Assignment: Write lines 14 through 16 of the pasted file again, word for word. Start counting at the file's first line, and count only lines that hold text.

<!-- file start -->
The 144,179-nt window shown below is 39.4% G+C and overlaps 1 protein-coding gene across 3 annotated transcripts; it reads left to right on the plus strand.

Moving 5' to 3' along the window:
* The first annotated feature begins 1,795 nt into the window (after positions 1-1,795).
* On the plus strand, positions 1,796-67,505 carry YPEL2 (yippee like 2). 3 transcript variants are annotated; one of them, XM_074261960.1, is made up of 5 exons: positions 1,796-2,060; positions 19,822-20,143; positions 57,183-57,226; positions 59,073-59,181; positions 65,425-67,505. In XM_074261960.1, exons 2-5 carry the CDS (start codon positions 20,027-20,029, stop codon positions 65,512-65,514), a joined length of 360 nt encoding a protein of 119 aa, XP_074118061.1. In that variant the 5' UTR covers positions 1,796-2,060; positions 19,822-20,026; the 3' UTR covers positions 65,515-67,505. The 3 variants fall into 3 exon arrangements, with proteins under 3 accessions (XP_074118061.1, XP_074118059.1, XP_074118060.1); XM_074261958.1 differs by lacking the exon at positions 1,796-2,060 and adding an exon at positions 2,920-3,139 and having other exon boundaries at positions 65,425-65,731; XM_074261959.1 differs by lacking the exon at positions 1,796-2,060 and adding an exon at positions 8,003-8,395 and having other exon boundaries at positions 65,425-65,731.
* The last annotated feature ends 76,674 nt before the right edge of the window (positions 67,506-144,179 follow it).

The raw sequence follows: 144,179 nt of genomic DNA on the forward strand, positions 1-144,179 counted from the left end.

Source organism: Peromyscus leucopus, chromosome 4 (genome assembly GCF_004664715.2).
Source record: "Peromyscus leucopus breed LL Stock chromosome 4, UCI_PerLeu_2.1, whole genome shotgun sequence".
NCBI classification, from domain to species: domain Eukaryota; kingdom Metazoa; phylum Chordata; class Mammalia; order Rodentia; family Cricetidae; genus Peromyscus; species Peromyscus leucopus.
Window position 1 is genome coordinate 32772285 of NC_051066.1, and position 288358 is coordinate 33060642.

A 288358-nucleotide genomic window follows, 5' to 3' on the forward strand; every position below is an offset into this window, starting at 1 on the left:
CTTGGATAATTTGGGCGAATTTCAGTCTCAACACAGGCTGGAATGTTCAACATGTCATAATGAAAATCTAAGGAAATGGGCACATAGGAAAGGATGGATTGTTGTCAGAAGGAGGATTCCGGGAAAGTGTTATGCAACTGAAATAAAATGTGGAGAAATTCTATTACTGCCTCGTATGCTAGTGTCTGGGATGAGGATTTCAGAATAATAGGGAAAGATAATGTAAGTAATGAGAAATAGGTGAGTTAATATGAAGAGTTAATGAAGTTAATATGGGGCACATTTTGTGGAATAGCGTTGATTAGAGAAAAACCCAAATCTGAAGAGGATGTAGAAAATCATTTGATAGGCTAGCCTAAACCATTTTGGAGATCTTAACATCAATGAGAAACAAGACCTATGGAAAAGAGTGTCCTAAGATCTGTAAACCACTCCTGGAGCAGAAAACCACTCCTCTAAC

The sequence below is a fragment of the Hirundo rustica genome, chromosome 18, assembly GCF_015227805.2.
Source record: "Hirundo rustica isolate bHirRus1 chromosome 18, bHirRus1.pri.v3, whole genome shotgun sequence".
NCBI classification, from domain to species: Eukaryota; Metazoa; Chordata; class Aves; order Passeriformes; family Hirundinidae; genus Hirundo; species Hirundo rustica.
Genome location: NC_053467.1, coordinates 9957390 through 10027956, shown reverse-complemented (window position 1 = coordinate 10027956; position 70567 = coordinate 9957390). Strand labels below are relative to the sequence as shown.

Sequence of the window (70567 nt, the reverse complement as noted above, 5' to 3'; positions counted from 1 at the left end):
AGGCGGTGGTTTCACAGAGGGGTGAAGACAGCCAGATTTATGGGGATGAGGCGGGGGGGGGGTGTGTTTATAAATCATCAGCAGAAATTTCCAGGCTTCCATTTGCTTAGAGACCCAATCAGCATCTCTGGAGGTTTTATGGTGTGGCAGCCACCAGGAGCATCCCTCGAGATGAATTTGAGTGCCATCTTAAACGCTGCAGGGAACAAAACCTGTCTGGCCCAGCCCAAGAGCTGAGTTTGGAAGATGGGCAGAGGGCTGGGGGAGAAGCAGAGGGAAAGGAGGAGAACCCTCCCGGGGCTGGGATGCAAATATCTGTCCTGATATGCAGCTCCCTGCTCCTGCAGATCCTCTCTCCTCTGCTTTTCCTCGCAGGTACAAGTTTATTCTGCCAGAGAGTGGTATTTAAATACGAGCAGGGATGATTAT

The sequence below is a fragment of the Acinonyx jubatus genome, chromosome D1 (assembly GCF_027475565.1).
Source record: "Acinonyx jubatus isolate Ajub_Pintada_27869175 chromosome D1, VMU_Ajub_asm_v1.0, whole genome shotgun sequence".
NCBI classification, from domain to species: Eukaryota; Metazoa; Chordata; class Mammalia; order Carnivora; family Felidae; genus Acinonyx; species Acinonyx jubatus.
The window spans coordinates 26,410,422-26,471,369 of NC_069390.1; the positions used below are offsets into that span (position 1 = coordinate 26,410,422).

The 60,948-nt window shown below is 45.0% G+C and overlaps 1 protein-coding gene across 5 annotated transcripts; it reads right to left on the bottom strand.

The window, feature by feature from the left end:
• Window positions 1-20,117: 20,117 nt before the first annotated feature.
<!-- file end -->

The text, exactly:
Source record: "Hirundo rustica isolate bHirRus1 chromosome 18, bHirRus1.pri.v3, whole genome shotgun sequence".
NCBI classification, from domain to species: Eukaryota; Metazoa; Chordata; class Aves; order Passeriformes; family Hirundinidae; genus Hirundo; species Hirundo rustica.
Genome location: NC_053467.1, coordinates 9957390 through 10027956, shown reverse-complemented (window position 1 = coordinate 10027956; position 70567 = coordinate 9957390). Strand labels below are relative to the sequence as shown.